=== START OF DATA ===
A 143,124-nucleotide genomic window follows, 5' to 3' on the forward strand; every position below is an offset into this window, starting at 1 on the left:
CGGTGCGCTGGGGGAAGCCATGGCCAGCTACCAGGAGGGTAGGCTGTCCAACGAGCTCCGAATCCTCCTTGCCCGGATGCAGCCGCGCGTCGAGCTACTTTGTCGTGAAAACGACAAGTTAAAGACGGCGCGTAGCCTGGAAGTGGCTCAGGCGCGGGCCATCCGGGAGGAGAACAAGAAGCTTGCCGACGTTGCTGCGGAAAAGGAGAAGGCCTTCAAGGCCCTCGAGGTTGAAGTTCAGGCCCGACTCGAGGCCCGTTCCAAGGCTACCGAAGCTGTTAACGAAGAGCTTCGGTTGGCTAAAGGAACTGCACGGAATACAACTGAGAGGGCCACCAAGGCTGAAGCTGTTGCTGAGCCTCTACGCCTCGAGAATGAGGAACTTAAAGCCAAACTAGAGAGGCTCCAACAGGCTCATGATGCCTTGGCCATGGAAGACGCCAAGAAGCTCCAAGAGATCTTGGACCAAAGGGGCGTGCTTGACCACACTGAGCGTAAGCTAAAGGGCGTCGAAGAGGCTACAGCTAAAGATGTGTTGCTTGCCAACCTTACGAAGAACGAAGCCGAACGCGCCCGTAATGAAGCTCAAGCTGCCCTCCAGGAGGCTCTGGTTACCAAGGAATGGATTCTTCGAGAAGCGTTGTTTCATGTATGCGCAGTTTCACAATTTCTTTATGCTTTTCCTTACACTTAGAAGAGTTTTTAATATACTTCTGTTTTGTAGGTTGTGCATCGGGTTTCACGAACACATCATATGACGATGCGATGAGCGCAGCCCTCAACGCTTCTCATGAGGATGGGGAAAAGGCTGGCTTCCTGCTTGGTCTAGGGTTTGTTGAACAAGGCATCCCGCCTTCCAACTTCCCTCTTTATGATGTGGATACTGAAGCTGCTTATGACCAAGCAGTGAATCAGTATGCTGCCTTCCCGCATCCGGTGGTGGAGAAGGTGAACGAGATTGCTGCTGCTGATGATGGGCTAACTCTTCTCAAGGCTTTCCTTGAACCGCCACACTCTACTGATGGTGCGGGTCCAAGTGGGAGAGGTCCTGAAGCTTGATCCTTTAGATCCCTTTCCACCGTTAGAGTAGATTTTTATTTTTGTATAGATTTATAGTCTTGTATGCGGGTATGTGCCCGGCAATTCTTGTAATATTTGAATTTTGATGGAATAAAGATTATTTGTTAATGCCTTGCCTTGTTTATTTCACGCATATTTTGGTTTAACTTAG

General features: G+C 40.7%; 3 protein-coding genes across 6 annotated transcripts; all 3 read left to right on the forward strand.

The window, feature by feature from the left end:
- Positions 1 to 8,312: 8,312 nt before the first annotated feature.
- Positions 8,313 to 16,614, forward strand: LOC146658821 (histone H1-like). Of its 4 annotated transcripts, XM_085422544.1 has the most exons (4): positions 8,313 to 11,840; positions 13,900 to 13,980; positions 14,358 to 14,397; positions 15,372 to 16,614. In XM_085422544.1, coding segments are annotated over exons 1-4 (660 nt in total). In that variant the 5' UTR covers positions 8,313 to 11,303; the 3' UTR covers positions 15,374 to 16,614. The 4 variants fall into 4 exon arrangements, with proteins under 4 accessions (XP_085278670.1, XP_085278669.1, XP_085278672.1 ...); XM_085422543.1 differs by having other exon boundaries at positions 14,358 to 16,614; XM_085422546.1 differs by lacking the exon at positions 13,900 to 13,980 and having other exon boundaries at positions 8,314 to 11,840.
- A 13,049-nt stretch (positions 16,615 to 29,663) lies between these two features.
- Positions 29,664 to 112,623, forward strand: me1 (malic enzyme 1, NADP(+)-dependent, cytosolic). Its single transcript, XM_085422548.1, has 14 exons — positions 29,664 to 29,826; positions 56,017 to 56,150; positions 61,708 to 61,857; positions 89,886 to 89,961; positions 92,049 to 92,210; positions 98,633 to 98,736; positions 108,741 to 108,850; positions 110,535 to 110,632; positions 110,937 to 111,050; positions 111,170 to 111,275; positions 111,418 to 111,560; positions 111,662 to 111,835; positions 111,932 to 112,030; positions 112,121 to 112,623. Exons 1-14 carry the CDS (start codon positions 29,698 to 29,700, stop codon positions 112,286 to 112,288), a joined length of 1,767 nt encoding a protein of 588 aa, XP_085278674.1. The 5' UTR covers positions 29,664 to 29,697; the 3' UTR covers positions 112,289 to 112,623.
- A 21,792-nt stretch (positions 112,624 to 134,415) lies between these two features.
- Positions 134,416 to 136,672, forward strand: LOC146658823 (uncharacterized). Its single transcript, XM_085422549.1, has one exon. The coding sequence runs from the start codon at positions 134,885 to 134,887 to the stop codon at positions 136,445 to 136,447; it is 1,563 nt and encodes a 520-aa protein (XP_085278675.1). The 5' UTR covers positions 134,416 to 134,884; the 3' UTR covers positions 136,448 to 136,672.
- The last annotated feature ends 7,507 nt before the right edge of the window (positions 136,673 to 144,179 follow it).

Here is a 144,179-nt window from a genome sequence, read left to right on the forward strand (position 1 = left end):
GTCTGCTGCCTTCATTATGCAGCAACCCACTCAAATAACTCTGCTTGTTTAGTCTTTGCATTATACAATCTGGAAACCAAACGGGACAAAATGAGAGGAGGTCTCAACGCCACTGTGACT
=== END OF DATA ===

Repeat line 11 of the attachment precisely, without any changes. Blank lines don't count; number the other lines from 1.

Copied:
- The last annotated feature ends 7,507 nt before the right edge of the window (positions 136,673 to 144,179 follow it).